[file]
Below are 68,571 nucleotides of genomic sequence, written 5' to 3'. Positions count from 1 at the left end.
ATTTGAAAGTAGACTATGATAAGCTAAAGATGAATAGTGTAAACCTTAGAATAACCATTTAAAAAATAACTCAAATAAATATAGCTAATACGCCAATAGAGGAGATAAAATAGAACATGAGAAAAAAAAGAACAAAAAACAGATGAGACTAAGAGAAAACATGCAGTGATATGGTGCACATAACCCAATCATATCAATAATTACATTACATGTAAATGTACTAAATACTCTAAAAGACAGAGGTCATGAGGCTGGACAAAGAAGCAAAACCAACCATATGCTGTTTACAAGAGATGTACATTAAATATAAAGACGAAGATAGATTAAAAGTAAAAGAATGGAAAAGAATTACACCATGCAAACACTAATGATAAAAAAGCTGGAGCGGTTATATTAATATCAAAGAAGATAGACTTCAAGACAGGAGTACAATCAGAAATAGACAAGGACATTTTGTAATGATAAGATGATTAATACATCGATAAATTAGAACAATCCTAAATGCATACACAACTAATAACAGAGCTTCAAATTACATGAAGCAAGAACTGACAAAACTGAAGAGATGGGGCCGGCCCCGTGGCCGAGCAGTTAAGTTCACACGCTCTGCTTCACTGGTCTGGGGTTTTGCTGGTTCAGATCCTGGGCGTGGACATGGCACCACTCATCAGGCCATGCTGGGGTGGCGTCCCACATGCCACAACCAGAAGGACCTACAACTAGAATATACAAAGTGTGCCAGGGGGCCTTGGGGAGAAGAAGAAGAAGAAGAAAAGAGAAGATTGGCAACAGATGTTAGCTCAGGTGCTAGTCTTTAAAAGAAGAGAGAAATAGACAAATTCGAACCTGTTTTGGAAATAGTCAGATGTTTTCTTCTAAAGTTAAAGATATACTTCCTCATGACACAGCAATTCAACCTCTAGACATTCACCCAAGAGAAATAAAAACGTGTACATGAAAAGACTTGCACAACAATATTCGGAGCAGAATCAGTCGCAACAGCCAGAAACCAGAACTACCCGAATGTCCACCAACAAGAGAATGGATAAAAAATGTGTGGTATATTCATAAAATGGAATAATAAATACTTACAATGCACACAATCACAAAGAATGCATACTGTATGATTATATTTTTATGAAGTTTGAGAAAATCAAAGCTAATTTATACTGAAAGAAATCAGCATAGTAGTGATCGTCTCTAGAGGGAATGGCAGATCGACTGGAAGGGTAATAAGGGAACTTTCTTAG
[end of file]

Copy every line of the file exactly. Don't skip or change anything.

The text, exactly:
Below are 68,571 nucleotides of genomic sequence, written 5' to 3'. Positions count from 1 at the left end.
ATTTGAAAGTAGACTATGATAAGCTAAAGATGAATAGTGTAAACCTTAGAATAACCATTTAAAAAATAACTCAAATAAATATAGCTAATACGCCAATAGAGGAGATAAAATAGAACATGAGAAAAAAAAGAACAAAAAACAGATGAGACTAAGAGAAAACATGCAGTGATATGGTGCACATAACCCAATCATATCAATAATTACATTACATGTAAATGTACTAAATACTCTAAAAGACAGAGGTCATGAGGCTGGACAAAGAAGCAAAACCAACCATATGCTGTTTACAAGAGATGTACATTAAATATAAAGACGAAGATAGATTAAAAGTAAAAGAATGGAAAAGAATTACACCATGCAAACACTAATGATAAAAAAGCTGGAGCGGTTATATTAATATCAAAGAAGATAGACTTCAAGACAGGAGTACAATCAGAAATAGACAAGGACATTTTGTAATGATAAGATGATTAATACATCGATAAATTAGAACAATCCTAAATGCATACACAACTAATAACAGAGCTTCAAATTACATGAAGCAAGAACTGACAAAACTGAAGAGATGGGGCCGGCCCCGTGGCCGAGCAGTTAAGTTCACACGCTCTGCTTCACTGGTCTGGGGTTTTGCTGGTTCAGATCCTGGGCGTGGACATGGCACCACTCATCAGGCCATGCTGGGGTGGCGTCCCACATGCCACAACCAGAAGGACCTACAACTAGAATATACAAAGTGTGCCAGGGGGCCTTGGGGAGAAGAAGAAGAAGAAGAAAAGAGAAGATTGGCAACAGATGTTAGCTCAGGTGCTAGTCTTTAAAAGAAGAGAGAAATAGACAAATTCGAACCTGTTTTGGAAATAGTCAGATGTTTTCTTCTAAAGTTAAAGATATACTTCCTCATGACACAGCAATTCAACCTCTAGACATTCACCCAAGAGAAATAAAAACGTGTACATGAAAAGACTTGCACAACAATATTCGGAGCAGAATCAGTCGCAACAGCCAGAAACCAGAACTACCCGAATGTCCACCAACAAGAGAATGGATAAAAAATGTGTGGTATATTCATAAAATGGAATAATAAATACTTACAATGCACACAATCACAAAGAATGCATACTGTATGATTATATTTTTATGAAGTTTGAGAAAATCAAAGCTAATTTATACTGAAAGAAATCAGCATAGTAGTGATCGTCTCTAGAGGGAATGGCAGATCGACTGGAAGGGTAATAAGGGAACTTTCTTAG